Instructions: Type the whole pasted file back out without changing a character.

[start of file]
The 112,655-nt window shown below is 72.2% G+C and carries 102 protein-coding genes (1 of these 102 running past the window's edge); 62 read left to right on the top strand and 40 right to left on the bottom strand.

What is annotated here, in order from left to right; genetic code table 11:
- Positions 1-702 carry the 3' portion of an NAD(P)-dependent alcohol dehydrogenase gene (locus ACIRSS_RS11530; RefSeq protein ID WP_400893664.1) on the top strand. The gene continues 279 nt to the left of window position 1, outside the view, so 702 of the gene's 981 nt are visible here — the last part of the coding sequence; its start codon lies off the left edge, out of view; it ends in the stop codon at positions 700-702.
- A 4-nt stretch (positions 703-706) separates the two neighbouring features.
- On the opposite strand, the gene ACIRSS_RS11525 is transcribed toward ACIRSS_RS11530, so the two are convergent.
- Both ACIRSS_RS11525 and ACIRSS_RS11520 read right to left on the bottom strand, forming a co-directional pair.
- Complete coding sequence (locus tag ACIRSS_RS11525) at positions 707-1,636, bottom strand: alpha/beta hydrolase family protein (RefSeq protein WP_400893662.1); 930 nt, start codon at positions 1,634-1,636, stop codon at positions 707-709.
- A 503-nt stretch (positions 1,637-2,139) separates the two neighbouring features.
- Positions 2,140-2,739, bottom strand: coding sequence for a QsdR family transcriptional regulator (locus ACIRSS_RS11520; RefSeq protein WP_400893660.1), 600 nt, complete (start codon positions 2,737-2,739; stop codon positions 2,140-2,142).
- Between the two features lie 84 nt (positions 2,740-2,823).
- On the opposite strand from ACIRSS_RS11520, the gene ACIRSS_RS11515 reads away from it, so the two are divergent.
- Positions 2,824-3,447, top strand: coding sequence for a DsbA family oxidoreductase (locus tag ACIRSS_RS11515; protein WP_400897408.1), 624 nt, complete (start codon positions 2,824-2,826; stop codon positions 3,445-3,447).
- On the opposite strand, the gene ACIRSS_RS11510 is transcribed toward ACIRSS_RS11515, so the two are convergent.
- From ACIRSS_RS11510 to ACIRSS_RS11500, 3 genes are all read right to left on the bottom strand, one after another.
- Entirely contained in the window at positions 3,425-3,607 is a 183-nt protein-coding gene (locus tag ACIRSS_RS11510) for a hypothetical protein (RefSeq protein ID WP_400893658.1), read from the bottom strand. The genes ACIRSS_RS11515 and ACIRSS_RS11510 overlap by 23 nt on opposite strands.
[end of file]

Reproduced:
The 112,655-nt window shown below is 72.2% G+C and carries 102 protein-coding genes (1 of these 102 running past the window's edge); 62 read left to right on the top strand and 40 right to left on the bottom strand.

What is annotated here, in order from left to right; genetic code table 11:
- Positions 1-702 carry the 3' portion of an NAD(P)-dependent alcohol dehydrogenase gene (locus ACIRSS_RS11530; RefSeq protein ID WP_400893664.1) on the top strand. The gene continues 279 nt to the left of window position 1, outside the view, so 702 of the gene's 981 nt are visible here — the last part of the coding sequence; its start codon lies off the left edge, out of view; it ends in the stop codon at positions 700-702.
- A 4-nt stretch (positions 703-706) separates the two neighbouring features.
- On the opposite strand, the gene ACIRSS_RS11525 is transcribed toward ACIRSS_RS11530, so the two are convergent.
- Both ACIRSS_RS11525 and ACIRSS_RS11520 read right to left on the bottom strand, forming a co-directional pair.
- Complete coding sequence (locus tag ACIRSS_RS11525) at positions 707-1,636, bottom strand: alpha/beta hydrolase family protein (RefSeq protein WP_400893662.1); 930 nt, start codon at positions 1,634-1,636, stop codon at positions 707-709.
- A 503-nt stretch (positions 1,637-2,139) separates the two neighbouring features.
- Positions 2,140-2,739, bottom strand: coding sequence for a QsdR family transcriptional regulator (locus ACIRSS_RS11520; RefSeq protein WP_400893660.1), 600 nt, complete (start codon positions 2,737-2,739; stop codon positions 2,140-2,142).
- Between the two features lie 84 nt (positions 2,740-2,823).
- On the opposite strand from ACIRSS_RS11520, the gene ACIRSS_RS11515 reads away from it, so the two are divergent.
- Positions 2,824-3,447, top strand: coding sequence for a DsbA family oxidoreductase (locus tag ACIRSS_RS11515; protein WP_400897408.1), 624 nt, complete (start codon positions 2,824-2,826; stop codon positions 3,445-3,447).
- On the opposite strand, the gene ACIRSS_RS11510 is transcribed toward ACIRSS_RS11515, so the two are convergent.
- From ACIRSS_RS11510 to ACIRSS_RS11500, 3 genes are all read right to left on the bottom strand, one after another.
- Entirely contained in the window at positions 3,425-3,607 is a 183-nt protein-coding gene (locus tag ACIRSS_RS11510) for a hypothetical protein (RefSeq protein ID WP_400893658.1), read from the bottom strand. The genes ACIRSS_RS11515 and ACIRSS_RS11510 overlap by 23 nt on opposite strands.